Tale Of Two Springs

To paraphrase Charles Dickens, this spring is the best of times in the central Corn Belt area, it is the worst of — well, more like not so good — times for those along the surrounding edges.

According to DTN meteorologists Bryce Anderson and Mike Palmerino during their “Late Spring Ag Weather Outlook” Webinar last week, there are areas where planting is going great and areas where weather has severely hampered planting efforts. This happens almost every spring. In 2009, Mother Nature has chosen to pick on the northern and eastern flanks of the Corn Belt, where rainfall has delayed planting, particularly to the east.

They noted that areas such as Iowa, planting is moving along quite well, and some growers are moving on to planting their soybean crops. Last spring was a much different story in north-central Iowa, where flooding and snowmelt caused many delays and replantings.

The Mississippi River is generally a demarcation point for the “haves” — those able to plant because of good weather, and the “have-nots” — those who are waiting for dry enough soil for planting. Need an example? Palmerino pointed to the “huge disparity” between Iowa (60 percent planting complete) and Illinois (5 percent planting complete). A year ago, that disparity in was much less and in Illinois’ favor at 25 percent vs. 16 percent for Iowa.

“In Illinois, it’s persistently wet, the soil is saturated, and they can’t get enough dry days to plant,” Palmerino said. Other Eastern states suffering from wet soils and cool weather include Indiana, Michigan, Kentucky, Ohio, and southern Missouri. The situation is similar in the Northern states. Heavy precipitation in the winter and spring, followed by a severe flood, has left northern Minnesota and North Dakota far behind, according to the U.S. Grains Council.

Overall, the most recent (at the time of the Webinar) USDA Crop Planting Progress report from the National Agricultural Statistics Service (NASS) showed that 33 percent of corn had been planted. That was down 17 percent from the five-year average. This week’s NASS report states that corn planting has caught up with the 2008 figures at this point of the season — 48 percent — but before you celebrate, consider that the five-year average at this stage is 71 percent.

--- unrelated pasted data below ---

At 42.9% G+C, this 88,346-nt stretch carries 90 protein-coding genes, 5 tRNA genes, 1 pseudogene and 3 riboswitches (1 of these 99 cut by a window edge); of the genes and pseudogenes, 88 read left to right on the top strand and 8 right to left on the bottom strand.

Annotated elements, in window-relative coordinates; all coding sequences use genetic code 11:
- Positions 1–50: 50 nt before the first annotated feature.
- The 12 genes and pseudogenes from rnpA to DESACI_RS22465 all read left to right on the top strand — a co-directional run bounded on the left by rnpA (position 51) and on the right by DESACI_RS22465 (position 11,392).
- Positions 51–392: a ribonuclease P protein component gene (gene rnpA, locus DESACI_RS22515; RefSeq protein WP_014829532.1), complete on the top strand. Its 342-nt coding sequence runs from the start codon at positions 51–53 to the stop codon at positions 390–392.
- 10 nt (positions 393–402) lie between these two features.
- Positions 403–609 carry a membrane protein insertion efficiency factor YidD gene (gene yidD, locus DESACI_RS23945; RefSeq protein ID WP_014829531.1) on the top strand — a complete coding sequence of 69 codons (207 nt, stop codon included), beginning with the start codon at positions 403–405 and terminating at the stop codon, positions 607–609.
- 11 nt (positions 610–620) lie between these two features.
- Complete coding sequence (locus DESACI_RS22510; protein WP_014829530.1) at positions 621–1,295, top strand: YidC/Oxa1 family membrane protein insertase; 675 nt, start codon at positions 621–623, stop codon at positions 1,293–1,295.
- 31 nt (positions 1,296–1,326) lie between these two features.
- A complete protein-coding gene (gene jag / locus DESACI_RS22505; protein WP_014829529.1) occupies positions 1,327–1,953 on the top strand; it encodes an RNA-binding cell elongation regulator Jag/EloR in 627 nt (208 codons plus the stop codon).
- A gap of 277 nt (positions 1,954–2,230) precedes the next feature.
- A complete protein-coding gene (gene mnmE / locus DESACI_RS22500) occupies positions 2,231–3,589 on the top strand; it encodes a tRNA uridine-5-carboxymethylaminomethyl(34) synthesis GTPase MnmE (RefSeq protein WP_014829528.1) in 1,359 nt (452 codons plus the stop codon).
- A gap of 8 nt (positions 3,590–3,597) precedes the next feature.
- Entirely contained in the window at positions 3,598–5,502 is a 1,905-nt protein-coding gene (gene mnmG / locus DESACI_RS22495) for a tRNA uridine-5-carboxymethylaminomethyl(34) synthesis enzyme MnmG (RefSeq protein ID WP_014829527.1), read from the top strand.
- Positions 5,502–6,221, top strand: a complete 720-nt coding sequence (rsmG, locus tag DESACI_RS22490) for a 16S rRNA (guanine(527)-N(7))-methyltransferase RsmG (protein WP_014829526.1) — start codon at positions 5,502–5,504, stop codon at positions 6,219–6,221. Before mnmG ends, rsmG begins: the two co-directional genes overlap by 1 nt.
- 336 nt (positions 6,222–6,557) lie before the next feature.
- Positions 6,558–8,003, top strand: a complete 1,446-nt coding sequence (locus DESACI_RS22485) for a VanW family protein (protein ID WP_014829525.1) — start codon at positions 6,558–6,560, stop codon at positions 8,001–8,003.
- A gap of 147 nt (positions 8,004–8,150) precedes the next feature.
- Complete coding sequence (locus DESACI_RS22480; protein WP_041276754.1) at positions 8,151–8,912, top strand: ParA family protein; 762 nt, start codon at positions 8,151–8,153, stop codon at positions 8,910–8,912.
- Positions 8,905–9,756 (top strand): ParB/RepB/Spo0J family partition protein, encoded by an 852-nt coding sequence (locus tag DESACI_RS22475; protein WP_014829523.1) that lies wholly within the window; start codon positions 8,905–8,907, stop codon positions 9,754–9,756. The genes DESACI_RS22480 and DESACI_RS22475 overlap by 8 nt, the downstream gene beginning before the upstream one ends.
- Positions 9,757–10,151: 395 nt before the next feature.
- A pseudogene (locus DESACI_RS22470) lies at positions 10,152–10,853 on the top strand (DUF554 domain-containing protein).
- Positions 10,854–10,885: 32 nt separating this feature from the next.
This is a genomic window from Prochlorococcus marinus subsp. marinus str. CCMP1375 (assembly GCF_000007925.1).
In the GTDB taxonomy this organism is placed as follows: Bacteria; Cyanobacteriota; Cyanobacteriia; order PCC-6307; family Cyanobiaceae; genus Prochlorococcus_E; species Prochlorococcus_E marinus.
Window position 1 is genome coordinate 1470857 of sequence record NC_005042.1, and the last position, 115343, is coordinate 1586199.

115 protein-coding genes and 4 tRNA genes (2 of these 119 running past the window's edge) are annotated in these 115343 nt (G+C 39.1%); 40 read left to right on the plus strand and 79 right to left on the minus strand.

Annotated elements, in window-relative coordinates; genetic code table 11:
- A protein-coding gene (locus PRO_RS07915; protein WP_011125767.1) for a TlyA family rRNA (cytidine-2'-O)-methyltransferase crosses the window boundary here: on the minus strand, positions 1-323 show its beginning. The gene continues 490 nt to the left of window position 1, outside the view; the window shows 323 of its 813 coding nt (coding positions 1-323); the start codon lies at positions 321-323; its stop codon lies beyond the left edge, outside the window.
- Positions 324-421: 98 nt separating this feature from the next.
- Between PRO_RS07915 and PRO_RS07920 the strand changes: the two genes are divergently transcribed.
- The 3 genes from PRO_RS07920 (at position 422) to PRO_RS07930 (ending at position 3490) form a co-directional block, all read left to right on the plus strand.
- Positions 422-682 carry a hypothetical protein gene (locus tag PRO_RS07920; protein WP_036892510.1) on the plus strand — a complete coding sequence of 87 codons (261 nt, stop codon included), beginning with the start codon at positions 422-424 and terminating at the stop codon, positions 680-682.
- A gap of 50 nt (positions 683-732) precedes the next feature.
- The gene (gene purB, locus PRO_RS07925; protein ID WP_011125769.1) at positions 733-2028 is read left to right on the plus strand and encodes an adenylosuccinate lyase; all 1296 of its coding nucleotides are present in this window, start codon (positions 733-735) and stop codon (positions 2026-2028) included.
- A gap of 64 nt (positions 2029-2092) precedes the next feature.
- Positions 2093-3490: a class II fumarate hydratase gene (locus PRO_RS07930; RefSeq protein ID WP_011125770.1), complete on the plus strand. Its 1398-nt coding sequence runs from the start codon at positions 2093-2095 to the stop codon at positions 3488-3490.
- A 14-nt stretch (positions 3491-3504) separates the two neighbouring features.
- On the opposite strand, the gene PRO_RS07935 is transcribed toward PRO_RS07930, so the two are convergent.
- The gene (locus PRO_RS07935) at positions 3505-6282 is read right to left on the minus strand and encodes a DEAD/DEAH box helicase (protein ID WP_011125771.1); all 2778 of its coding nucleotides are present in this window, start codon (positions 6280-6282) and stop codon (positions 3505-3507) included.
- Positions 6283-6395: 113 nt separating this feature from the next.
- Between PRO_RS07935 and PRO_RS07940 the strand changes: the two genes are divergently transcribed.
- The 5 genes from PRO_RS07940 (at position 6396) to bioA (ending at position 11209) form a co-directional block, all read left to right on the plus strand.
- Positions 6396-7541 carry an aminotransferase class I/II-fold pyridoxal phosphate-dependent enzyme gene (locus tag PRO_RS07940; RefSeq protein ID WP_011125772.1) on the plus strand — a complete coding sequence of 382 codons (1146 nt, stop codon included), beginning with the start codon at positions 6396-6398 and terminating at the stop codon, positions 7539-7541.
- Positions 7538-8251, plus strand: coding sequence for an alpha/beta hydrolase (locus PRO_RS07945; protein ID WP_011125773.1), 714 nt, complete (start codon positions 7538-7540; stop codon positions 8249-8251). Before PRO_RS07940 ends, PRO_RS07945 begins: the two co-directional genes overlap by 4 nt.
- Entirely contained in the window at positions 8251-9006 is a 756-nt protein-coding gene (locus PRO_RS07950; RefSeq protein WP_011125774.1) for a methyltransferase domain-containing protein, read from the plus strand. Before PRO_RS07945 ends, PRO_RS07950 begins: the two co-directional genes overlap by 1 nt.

This week’s progress report states that Illinois has 10 percent planted compared to its five-year average of 68 percent; Indiana has completed 11 percent vs. its 70 percent average; Michigan has 18 percent complete vs. its 62 percent average; and Ohio has 22 percent planted vs. its 68 percent average.

At 14 percent, corn emergence is ahead of last year, but still lags behind the 28 percent five-year average.

Soybean planting is at 14 percent, compared to 11 percent last year and the 25 percent five-year average. Not surprisingly, the delays seem to be in the eastern Corn Belt. The NASS report shows Illinois with zero acres planted so far, compared to its 28 percent five-year average; Indiana is 2 percent planted vs. its 31 percent average; Ohio is at 13 percent planted vs. its 37 percent average; and Michigan reports 5 percent planted vs. its 29 percent average.

Palmerino and Anderson said the outlook for late spring is more of the same. "I just don’t see it changing all that much," said Palmerino. "Going forward from mid-month, things will probably be better – temperatures warmer, showers more scattered — in the affected areas. Most of the major states are running ahead of schedule, but the eastern Corn Belt will see gradual improvement."

How are your grower-customers faring? Is this the best, worst, or just average of the spring planting seasons of recent years?

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